By Carol Topp, CPA
If you are a homeschool parent, have you ever considered starting a business using what you’ve learned by homeschooling? There are many reasons to start a home-based business including spending more time with your children. Here are some home based business ideas that use your experience as a homeschool parent.
Home Based Business Ideas
- Private Tutoring
Many homeschool parents find they are qualified to become private tutors earning money from tutoring math, reading, or foreign languages. My friend Cynthia tutors Spanish to individuals and small groups of students. She has also been hired to teach Spanish at several homeschool co-ops. Katie tutors online with Tutor.com in the evenings after her children are in bed. She could earn more with face-to-face tutoring, but the online model fits better with her schedule.
- Editing Blogs and Books
Put all that grammar you’ve been teaching your kids to use. Offer your service as an editor to bloggers, novelists, and writers of all kinds. You can pick up a copy of the AP Style Manual or Chicago Manual of Style (either hard copy or an online subscription) to become familiar with the two most common publication standards. Find customers by visiting Facebook and LinkedIn groups for authors and Craig’s List.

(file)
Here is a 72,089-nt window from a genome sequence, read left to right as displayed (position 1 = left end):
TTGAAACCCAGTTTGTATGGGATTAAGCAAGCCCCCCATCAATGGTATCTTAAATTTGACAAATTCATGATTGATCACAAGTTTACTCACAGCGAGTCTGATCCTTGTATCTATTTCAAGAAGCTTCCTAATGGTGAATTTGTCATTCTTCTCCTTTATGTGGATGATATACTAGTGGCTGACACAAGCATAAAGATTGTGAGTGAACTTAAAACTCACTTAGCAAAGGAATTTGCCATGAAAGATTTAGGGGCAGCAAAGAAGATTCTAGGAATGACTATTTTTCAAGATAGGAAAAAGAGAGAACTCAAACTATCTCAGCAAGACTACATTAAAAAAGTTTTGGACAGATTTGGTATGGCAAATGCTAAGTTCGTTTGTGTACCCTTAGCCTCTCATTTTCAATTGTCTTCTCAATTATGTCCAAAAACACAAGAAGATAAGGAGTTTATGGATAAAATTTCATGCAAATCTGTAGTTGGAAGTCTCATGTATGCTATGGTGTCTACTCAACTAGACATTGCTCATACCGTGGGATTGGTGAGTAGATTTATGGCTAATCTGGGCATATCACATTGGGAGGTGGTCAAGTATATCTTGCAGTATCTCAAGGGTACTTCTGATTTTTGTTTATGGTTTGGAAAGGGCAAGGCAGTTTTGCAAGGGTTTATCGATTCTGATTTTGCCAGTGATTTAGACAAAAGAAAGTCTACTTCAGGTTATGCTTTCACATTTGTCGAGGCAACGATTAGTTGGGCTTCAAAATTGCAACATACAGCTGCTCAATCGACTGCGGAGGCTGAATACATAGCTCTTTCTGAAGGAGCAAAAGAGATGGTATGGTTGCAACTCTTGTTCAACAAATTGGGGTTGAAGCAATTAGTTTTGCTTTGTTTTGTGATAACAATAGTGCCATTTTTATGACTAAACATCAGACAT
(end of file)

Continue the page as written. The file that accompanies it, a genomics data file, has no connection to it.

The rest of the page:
You can also put those writing skills to use starting your own blog or website. You will need a website hosting and I recommend you use WordPress to build your site. WordPress is free and has lots of features. There are tons of tutorials so you can start your site in a flash. Go with a highly reputable hosting provider like WPEngine. Their Startup Plan – Annual is a good value. They set up WordPress for you and have great support.
Some parents need an ear to listen and sage advice from someone older and wiser. You could consider offering phone counseling or webinars. Hal and Melanie Young offer a five-session webinar called Boot Camp 9-12 for parents with pre-teen boys at RaisingRealMen.com/bootcamp. As parents of six sons (and two daughters), they offer helpful, practical advice, and get paid for it!
Offering standardized testing, diagnostic testing, and even personality testing to homeschool families can be great sources of revenue. You may need training and a license to offer some tests, so do your research to see what it takes to be able to offer testing services.
- Learning Disability Specialist
Kathy Kuhl of LearnDifferently.com is a specialist in learning disabilities gained from her education and her homeschool experience. She consults with families who need help adapting their homeschool to a child’s learning challenges. She advises on planning, curriculum, support, withdrawal from school, and transition to high school level work, employment, and college. If you have experience in helping special needs students, it could become a viable business.
- Homeschool Consultant
Lee Binz, of TheHomeScholar.com, has kept very busy applying what she knows about homeschooling through high school in her consulting business. She offers her time to parents who need help with transcripts and college admissions. You could also convert your experience into a home-based business.